the pioneers have received specialization in business. Louis Griggs is a Stanford MBA. Judith Katz received a closer background from the Massachusetts University PhD degree focusing on racial relationships. He studied at Oklahoma Human Relations Program for ten years before becoming a full-time advisor to the business sector

The author is a cultural-cognitive psychologist at the University of San Diego, California. After receiving his doctorate in 1986, he has studied cultural competence for nearly two decades. Every diversion pioneer should know how to navigate the landfill sites in diversity work while acting as a consultant, instructor and trainer.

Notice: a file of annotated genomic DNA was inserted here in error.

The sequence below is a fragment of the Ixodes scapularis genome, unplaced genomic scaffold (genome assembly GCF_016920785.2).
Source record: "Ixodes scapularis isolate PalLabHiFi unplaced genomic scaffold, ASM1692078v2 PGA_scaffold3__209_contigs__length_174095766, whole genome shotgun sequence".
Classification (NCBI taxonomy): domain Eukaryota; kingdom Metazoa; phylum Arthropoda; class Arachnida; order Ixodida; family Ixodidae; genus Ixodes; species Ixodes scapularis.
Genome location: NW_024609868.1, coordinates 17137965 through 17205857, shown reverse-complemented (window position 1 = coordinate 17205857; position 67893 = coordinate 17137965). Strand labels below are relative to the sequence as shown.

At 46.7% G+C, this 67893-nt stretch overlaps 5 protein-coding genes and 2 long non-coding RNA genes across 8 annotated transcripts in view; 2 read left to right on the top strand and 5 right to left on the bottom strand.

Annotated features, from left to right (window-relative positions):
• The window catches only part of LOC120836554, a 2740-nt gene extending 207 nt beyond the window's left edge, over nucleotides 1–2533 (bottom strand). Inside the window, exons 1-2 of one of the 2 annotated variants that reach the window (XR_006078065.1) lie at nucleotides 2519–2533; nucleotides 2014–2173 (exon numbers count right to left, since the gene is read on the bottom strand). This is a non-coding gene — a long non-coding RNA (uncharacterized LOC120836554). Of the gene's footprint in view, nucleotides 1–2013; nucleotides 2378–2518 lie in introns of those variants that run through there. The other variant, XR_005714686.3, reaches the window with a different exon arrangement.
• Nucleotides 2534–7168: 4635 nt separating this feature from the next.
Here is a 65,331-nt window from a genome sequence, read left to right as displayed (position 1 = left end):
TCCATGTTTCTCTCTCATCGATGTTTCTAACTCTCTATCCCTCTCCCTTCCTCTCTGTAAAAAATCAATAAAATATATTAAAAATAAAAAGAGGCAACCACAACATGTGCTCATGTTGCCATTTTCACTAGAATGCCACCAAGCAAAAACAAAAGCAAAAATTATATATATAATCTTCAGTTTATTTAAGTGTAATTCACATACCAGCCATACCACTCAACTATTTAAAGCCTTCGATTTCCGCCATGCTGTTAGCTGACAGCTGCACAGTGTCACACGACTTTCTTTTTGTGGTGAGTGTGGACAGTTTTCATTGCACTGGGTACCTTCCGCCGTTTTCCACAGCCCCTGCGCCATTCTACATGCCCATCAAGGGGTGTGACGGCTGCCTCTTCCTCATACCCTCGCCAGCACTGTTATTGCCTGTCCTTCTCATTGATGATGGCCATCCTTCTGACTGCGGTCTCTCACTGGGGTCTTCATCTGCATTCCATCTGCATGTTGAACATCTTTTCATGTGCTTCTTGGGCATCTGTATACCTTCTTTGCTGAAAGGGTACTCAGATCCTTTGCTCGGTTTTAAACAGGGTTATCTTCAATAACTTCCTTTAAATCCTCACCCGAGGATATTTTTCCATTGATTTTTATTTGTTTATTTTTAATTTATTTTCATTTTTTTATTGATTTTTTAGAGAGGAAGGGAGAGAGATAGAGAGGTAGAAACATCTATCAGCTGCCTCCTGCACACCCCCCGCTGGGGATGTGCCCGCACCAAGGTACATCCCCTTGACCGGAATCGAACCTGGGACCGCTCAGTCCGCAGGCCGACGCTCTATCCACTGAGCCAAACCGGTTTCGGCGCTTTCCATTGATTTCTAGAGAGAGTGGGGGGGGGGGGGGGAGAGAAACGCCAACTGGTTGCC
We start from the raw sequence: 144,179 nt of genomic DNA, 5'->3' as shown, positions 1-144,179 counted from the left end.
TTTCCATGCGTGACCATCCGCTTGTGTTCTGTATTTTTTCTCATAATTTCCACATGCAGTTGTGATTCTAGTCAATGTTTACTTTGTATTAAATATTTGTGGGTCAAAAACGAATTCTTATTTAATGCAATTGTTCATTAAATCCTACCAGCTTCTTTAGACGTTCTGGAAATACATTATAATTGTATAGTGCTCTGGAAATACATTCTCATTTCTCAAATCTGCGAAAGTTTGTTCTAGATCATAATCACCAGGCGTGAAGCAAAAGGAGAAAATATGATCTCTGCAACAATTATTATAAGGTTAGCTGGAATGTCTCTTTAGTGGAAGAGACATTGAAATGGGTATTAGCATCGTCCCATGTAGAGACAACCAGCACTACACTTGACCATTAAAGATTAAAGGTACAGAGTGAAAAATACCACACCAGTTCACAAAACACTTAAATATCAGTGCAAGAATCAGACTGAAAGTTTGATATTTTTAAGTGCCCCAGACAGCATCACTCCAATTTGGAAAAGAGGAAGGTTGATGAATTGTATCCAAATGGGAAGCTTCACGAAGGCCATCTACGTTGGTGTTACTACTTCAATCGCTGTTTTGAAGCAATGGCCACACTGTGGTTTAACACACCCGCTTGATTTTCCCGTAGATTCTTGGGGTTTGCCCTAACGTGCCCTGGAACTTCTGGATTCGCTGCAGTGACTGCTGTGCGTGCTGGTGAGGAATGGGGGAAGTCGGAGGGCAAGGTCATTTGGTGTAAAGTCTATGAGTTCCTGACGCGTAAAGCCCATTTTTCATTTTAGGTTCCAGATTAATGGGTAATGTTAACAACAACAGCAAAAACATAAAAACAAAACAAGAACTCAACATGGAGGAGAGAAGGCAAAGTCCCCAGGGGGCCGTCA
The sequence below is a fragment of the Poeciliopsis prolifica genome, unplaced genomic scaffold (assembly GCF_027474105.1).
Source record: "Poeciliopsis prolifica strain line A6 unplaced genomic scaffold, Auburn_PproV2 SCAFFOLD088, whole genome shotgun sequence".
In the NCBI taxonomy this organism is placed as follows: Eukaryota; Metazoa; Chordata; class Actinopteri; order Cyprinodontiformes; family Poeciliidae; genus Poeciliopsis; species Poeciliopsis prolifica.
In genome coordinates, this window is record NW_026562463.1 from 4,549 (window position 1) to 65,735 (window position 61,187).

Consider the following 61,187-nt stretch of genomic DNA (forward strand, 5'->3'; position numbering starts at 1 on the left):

What the pioneers lacked in the credentials inherent in the Diversity profession have done more to upset the shock and bruising in the ditches of work … Judit Katz is a student activist for social justice at the end of the 1960s. Judith began his diversity profession focusing on white American racism. By the mid-1980s he was a member of The Kaleel Jamison Consulting Group. Positive action was at its height, and many companies used independent diversity practitioners to provide programs that would help increase the number of African Americans and women workers. Some organizations have applied diversity training to protect civil rights in this period. According to Judith, "mainly focused on the focus of Latin, Asian, sexual orientation, age or people with disabilities" focused primarily on black and white racial issues and sexism. "